QUESTION: Did I read that under new reforms, the EU is considering changing the way they set fishing quotas? – Devin, Plymouth, UK
ANSWER: There is an interesting situation developing in Brussels/Strasbourg concerning the EU Parliament’s role in regulating Member State fishing opportunities. It comes in the wake of a recent mid-December vote of the Parliamentary Fisheries Committee (PECH), where a number of amendments were suggested to the legislation currently seeking to reform of the Common Fisheries Policy (CFP). Included in the lengthy list of possible changes/additions (they still must be voted on in plenary – full Parliament) are provisions for multi-year fishery management plans as a Parliamentary function.
As it stands now, Parliament holds powers to approve Commission proposals regarding the technical systemic legislation pertaining to fisheries management, but the actual fishing opportunities – quotas – are ultimately decided by the Council (representatives from Member State governments). The official decision flow is supposed to stem from scientific studies provided by the International Council for the Exploration of the Sea (ICES), with the data then analysed by the Commission and packaged into recommendations for ultimate Council approval. In reality, decisions are made at end-of-the-year Council meetings where Ministers and lobbyists are crammed into a room, horse trading until some sort of agreement is reached. Suffice it to say the original ICES studies nor the Commission recommendations hold the weight of Canon.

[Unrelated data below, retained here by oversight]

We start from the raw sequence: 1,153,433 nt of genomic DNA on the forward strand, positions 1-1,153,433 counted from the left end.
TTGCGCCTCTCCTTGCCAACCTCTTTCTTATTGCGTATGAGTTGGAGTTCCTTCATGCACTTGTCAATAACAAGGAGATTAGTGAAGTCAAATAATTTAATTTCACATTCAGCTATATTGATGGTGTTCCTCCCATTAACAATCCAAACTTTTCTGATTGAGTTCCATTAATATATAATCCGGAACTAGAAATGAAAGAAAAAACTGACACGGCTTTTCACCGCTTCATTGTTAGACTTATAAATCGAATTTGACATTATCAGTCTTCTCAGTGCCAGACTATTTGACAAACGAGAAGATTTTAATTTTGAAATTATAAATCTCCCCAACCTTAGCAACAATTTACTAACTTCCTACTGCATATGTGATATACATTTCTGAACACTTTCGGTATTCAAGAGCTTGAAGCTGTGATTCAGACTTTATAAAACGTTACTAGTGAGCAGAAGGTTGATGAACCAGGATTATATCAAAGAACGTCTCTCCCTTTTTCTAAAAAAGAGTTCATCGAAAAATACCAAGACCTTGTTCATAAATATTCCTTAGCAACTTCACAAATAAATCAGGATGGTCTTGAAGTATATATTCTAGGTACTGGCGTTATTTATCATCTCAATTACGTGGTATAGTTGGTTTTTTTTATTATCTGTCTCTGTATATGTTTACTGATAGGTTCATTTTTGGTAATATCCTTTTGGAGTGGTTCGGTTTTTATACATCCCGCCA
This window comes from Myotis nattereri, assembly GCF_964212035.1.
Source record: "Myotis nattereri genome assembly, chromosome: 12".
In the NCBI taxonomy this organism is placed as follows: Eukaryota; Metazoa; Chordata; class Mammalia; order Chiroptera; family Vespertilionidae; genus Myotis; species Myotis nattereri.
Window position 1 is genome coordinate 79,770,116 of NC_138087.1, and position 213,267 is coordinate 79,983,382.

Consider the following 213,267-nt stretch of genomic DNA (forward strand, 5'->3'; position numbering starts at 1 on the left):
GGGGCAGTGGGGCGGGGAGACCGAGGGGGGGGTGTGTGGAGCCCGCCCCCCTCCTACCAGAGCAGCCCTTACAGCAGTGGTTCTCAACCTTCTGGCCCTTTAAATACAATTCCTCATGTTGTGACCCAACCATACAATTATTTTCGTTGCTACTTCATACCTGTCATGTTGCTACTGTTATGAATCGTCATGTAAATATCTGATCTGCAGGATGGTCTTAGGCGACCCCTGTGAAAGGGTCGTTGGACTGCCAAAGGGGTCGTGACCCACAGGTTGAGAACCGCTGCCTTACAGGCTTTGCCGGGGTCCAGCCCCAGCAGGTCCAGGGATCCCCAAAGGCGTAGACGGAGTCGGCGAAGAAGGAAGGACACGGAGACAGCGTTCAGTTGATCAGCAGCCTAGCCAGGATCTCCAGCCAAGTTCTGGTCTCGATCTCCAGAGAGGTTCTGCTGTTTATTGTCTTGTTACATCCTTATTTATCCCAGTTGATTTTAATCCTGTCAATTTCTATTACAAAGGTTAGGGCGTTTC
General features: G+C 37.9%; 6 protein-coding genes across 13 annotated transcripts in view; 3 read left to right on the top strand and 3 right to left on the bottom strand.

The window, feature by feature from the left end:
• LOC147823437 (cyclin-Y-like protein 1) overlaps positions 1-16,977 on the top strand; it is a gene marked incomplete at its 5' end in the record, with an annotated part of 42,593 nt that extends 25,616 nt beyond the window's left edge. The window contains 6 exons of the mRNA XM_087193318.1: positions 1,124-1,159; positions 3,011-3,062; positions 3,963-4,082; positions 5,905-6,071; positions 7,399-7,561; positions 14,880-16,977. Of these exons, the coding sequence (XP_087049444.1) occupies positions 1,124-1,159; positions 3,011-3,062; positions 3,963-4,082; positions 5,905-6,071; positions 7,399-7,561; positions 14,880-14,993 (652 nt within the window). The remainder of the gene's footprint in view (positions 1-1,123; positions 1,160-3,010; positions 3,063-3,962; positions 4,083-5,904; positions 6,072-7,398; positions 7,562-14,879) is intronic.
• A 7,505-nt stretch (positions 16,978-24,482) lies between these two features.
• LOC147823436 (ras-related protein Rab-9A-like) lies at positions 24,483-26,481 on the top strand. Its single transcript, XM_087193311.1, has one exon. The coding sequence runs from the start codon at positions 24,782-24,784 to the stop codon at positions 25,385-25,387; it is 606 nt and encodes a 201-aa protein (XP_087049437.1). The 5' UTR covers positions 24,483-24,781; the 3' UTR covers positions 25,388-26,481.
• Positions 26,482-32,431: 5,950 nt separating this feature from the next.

Under the Treaty of Lisbon, Parliament has seen its powers increased. Pre-Lisbon, many felt a democratic deficit existed in EU governance/legislation making, with too many rules and regulations springing from cloistered Commission comitology committees, and back room processes such as the aforementioned quota sessions. Now Parliament – directly elected representatives – will have say on many more policy areas. But they still are not tasked with setting quotas – the things actually determining how many fish can be harvested.
The setting of quotas is very much a local/national political exercise, with pressure applied to Government fisheries ministers to ‘bring home’ liberal quotas (and in some instances days at sea, another method of managing fishing opportunity). The importance of quotas to concentrated fisheries-based economic areas is of course crucial and given the almost even split between left and right in many countries, the loss or gain of even a few seats could result in a change of government. The old phrase ‘all politics is local’ rings true in this situation.
If we do see Parliament gain the ability to set multi-year plans it could undermine the Council’s free wheeling powers and thus curtail the ability of national governments to use quotas as political bargaining chips. If targets are set via long-term plans, quotas would seemingly be determined by science and law, and not by politics.
Alongside this political/philosophical issue is of course the question of whether the actual stocks would benefit from long-term management, and on this we at Deep Blue must say ‘yes’. It seems obvious. But as with so much regarding the workings of the EU, all is never quite as it seems; at this point we don’t know what the multi-year management systems will look like. Much can happen before they are finalised.
Some see this as an opportunity to return powers to local authorities and/or industry. ‘Euro skeptics’ have been calling for this for a long time. If powers were returned to localities, but within a too weak structure, we could see something which runs counter to the original idea of basing decisions on scientific advice – quotas being set in the regions with national government ministerial guidance (politics), and not necessarily with Parliamentary participation.
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